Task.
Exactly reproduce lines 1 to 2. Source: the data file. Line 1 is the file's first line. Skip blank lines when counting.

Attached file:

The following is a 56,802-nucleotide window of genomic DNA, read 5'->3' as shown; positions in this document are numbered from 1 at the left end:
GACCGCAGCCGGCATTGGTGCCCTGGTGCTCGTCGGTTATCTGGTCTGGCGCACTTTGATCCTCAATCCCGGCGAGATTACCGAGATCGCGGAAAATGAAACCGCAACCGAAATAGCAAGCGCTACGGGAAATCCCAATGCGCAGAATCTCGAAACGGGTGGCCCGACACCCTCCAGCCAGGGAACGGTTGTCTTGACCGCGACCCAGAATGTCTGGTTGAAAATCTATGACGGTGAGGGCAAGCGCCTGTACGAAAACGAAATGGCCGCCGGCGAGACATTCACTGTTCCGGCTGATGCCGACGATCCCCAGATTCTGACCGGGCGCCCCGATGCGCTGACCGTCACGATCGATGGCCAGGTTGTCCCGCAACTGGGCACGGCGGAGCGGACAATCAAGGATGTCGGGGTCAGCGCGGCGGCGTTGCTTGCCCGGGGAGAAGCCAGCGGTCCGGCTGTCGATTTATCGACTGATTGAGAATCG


The following is a 56,802-nucleotide window of genomic DNA, read 5'->3' as shown; positions in this document are numbered from 1 at the left end:
GACCGCAGCCGGCATTGGTGCCCTGGTGCTCGTCGGTTATCTGGTCTGGCGCACTTTGATCCTCAATCCCGGCGAGATTACCGAGATCGCGGAAAATGAAACCGCAACCGAAATAGCAAGCGCTACGGGAAATCCCAATGCGCAGAATCTCGAAACGGGTGGCCCGACACCCTCCAGCCAGGGAACGGTTGTCTTGACCGCGACCCAGAATGTCTGGTTGAAAATCTATGACGGTGAGGGCAAGCGCCTGTACGAAAACGAAATGGCCGCCGGCGAGACATTCACTGTTCCGGCTGATGCCGACGATCCCCAGATTCTGACCGGGCGCCCCGATGCGCTGACCGTCACGATCGATGGCCAGGTTGTCCCGCAACTGGGCACGGCGGAGCGGACAATCAAGGATGTCGGGGTCAGCGCGGCGGCGTTGCTTGCCCGGGGAGAAGCCAGCGGTCCGGCTGTCGATTTATCGACTGATTGAGAATCG